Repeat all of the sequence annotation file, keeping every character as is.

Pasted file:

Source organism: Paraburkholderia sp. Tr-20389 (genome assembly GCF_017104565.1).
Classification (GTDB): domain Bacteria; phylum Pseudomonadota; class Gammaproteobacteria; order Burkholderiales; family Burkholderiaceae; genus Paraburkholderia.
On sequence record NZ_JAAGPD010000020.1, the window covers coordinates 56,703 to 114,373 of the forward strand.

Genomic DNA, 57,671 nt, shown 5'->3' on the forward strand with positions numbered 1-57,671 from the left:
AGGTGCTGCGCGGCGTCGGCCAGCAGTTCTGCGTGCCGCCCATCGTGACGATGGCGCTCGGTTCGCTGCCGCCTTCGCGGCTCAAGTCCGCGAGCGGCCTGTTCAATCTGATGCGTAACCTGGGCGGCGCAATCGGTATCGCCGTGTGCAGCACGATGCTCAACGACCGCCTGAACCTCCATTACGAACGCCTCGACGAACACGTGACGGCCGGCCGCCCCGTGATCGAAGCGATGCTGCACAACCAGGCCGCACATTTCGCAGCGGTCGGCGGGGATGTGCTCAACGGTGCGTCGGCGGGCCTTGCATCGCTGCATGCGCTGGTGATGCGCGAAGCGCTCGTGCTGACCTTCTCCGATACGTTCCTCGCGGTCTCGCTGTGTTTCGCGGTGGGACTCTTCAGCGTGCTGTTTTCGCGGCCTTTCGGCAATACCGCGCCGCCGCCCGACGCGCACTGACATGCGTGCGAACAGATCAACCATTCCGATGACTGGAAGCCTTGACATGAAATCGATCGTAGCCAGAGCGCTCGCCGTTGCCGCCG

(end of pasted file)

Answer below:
Source organism: Paraburkholderia sp. Tr-20389 (genome assembly GCF_017104565.1).
Classification (GTDB): domain Bacteria; phylum Pseudomonadota; class Gammaproteobacteria; order Burkholderiales; family Burkholderiaceae; genus Paraburkholderia.
On sequence record NZ_JAAGPD010000020.1, the window covers coordinates 56,703 to 114,373 of the forward strand.

Genomic DNA, 57,671 nt, shown 5'->3' on the forward strand with positions numbered 1-57,671 from the left:
AGGTGCTGCGCGGCGTCGGCCAGCAGTTCTGCGTGCCGCCCATCGTGACGATGGCGCTCGGTTCGCTGCCGCCTTCGCGGCTCAAGTCCGCGAGCGGCCTGTTCAATCTGATGCGTAACCTGGGCGGCGCAATCGGTATCGCCGTGTGCAGCACGATGCTCAACGACCGCCTGAACCTCCATTACGAACGCCTCGACGAACACGTGACGGCCGGCCGCCCCGTGATCGAAGCGATGCTGCACAACCAGGCCGCACATTTCGCAGCGGTCGGCGGGGATGTGCTCAACGGTGCGTCGGCGGGCCTTGCATCGCTGCATGCGCTGGTGATGCGCGAAGCGCTCGTGCTGACCTTCTCCGATACGTTCCTCGCGGTCTCGCTGTGTTTCGCGGTGGGACTCTTCAGCGTGCTGTTTTCGCGGCCTTTCGGCAATACCGCGCCGCCGCCCGACGCGCACTGACATGCGTGCGAACAGATCAACCATTCCGATGACTGGAAGCCTTGACATGAAATCGATCGTAGCCAGAGCGCTCGCCGTTGCCGCCG